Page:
Thursday, August 29, 2013

Accordions, and the Fair at New Boston

Like most people, I've never actually handled an accordion. Til today, anyway. Let me say, they make a most appealing wheezing sound when you pick them up. I was tempted to buy it -for about 5 minutes. Just think of the GLORIOUS AMOUNTS OF NOISE those things make. They are second only to a bagpipe in their ability to annoy people at a distance.

But enough of that! I'd never use it anyway. I am excited about The Fair at New Boston, a reenactment that's happening this weekend near Dayton. It's organized with great attention to historical accuracy, but moreover, they don't just lecture. They try to get the audience involved. This year is set in 1813; so someone will be flying historic hot air balloons if the weather is right; and press gangs will be impressing men into the British Navy to fight against Commodore Perry.

I got some excellent story material from the fair last year, and I expect to be inspired again this year.

Tuesday, August 27, 2013

Allan absolved

Did you think Allan went out to the forest to pull girls' hair?
You did, didn't you! Like he hasn't anything better to do!

As for me, in the 3rd panel I seem to have drawn Aille's hands in backward. Oops.

I shall conclude with an amusing anecdote from work:

The business I work for is not family-owned, precisely (it's a nonprofit), but it is family-operated and not without its tensions. Also, I was somewhat distracted today from trying to accomplish three things at once. So when two people came into my cubicle, er, office, and started unloading two carts of packing supplies and antiques, and one of them said "and I pried this from my sister's cold dead hands!" the first thing that came into my head fell straight out of my mouth, and it was "What, did a house fall on her?"

Fortunately she thought this was hilarious.

Sunday, August 25, 2013

And so forth

So, the second job fell through. I'm a bit sad and a bit relieved. No one really wants to work 7 days a week, but... money, you know.

The next day, a friend handed me a flier for an art contest she thought I should enter. Coincidence? I don't know. I'm thinking it over.....

Thursday, August 22, 2013

He has a decent singing voice.

"Oh Sally, my Dear," is an English folk song.

On a related note, I dug out one of my Steeleye Span CDs and have been listening to it in the car. English folk rock, if you like that.

As for Sally, she was also named pretty much at random. Paging through my drafts, I had referred to her at different times as Kate and as Bess. That's pretty random. I don't even remember why I switched to Sally, but it goes well with the song.

Wait, who's Sally?

You'll just have to wait and see.


Sunday, August 18, 2013

Civil War letters and Benjamin lights

I don't think I mentioned the Civil War letters, at least not at length. One of the recent Ebay auctions I managed for work was for a collection of letters dated 1862-1863, from Simeon Darling to his wife Melinda. He wrote, among other things, about eating food meant for the horses, being ill, and going without pay for months on end. He did not say which regiment he was with, and I wasn't even certain what side he fought on. But some of the information coming from interested bidders really blew me away. The first one said that there were only two Simeon Darlings in the Civil War and that one died. Another asked if he was the one from Wisconsin or Illinois. (Wisconsin.) I don't know where they go to for this information, but I am quite impressed with their knowledge.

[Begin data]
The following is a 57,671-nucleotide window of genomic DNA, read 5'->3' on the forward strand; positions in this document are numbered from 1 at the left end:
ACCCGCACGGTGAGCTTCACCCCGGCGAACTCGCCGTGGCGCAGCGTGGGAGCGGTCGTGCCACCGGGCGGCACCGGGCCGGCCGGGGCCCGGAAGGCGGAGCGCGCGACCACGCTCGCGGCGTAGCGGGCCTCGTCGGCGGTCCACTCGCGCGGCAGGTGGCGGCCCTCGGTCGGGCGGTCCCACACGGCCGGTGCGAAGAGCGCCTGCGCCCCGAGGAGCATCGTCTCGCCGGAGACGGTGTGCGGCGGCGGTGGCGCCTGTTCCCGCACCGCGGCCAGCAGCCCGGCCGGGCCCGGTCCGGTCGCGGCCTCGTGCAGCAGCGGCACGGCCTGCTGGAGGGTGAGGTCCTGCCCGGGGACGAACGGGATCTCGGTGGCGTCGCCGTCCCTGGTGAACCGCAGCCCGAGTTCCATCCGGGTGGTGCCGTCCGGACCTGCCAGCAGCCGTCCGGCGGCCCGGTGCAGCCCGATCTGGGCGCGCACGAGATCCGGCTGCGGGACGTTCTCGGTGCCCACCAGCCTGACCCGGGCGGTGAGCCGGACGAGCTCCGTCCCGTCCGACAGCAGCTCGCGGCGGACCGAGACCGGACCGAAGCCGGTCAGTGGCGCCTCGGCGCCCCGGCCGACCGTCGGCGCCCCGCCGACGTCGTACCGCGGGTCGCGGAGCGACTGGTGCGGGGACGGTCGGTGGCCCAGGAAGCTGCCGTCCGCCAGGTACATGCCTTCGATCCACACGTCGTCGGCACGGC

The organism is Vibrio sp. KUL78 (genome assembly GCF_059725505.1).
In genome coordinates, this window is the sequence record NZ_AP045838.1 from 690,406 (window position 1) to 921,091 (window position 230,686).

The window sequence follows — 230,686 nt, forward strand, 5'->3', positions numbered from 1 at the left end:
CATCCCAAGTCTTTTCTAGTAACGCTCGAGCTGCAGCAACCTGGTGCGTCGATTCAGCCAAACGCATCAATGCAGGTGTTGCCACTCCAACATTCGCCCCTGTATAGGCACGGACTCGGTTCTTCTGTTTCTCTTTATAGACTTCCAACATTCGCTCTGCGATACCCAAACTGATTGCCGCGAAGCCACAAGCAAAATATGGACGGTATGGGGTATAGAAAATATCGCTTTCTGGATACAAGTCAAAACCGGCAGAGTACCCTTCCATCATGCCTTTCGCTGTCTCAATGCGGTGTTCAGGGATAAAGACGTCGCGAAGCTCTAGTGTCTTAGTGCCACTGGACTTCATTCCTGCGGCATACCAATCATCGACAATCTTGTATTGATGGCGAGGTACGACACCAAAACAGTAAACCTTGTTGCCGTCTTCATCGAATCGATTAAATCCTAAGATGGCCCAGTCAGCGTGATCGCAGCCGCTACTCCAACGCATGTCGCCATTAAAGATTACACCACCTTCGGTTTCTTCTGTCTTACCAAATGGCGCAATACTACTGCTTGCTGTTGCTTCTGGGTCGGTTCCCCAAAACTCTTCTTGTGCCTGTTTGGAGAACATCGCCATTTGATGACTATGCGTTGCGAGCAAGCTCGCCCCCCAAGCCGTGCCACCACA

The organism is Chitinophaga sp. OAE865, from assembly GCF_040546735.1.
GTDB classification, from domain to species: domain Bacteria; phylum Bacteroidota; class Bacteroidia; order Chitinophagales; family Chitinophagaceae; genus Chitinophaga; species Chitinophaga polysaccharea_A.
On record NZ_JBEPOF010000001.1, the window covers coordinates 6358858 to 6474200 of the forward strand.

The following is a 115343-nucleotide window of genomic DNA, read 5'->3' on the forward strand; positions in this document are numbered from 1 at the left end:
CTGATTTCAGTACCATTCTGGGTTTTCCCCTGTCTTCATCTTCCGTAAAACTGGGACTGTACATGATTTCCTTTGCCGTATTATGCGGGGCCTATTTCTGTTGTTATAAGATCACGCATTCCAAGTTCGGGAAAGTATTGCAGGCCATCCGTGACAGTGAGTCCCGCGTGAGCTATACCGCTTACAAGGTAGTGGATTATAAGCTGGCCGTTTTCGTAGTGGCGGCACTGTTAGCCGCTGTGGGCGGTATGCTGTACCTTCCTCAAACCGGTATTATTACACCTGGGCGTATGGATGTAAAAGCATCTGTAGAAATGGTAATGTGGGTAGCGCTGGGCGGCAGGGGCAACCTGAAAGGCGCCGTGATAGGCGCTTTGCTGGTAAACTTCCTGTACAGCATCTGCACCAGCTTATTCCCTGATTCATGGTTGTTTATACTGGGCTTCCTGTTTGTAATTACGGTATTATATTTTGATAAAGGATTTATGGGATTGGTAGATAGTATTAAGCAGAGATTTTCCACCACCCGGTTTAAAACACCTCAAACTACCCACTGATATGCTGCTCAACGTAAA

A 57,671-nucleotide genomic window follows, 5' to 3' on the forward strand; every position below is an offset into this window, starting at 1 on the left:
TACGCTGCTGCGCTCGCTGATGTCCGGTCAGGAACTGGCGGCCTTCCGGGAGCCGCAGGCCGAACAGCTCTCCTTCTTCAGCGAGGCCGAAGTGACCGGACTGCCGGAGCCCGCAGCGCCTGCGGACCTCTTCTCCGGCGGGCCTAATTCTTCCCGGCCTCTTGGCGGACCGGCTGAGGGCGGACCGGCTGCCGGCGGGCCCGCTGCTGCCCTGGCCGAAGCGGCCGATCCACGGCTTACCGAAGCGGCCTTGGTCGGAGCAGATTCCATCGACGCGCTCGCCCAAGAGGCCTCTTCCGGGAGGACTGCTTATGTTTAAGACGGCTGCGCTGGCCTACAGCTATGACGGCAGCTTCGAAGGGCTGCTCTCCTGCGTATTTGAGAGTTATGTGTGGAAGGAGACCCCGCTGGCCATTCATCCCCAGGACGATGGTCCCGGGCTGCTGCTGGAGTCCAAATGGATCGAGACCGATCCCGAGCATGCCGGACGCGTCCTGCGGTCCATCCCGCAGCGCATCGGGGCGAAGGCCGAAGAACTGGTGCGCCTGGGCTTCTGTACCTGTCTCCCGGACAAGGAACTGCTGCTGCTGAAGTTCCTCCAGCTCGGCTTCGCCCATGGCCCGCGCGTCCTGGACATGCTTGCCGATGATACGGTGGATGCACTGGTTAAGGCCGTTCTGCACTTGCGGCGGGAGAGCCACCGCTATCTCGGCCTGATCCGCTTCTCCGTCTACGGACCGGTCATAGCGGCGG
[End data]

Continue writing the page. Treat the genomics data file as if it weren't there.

One of the letters had an embossed seal, with the outline of the Capitol building and the word Congress. I wish I knew what that signified, but it seemed unprofessional to ask the bidders that.

Oh, and on Friday I assessed a collection of cobalt blue glass. Beautiful color, mostly tableware; candy dish, salt/pepper, cake plate, bowl, butter dish, a number of vases, and so on. Then there were these two blue glass things that looked vaguely like jelly jars, but turned out to be Benjamin explosion-proof glass to protect very old lightbulbs. I haven't figured out why they are so dark blue, though; I've only found other examples in clear and amber. Surely blue can't let much light through. Maybe it marked an exit or something.

There's also an antique accordion awaiting my inspection.

I don't even know anyone who plays an accordion any more.

Thursday, August 15, 2013

Did he say too much? Too little?

It's fair to say that work is keeping me busy, in that I'm rushing from this to that. Ebay is working out wonderfully, but there's no set system for doing things yet, so everything from the fussy printer to finding appropriate packing material for a vintage guitar amp is a stumbling block. Meanwhile, the other work (books & carts of lookups) piles up. I'm skipping Gencon this weekend, but I'm looking forward to the Fair at New Boston in a few weeks.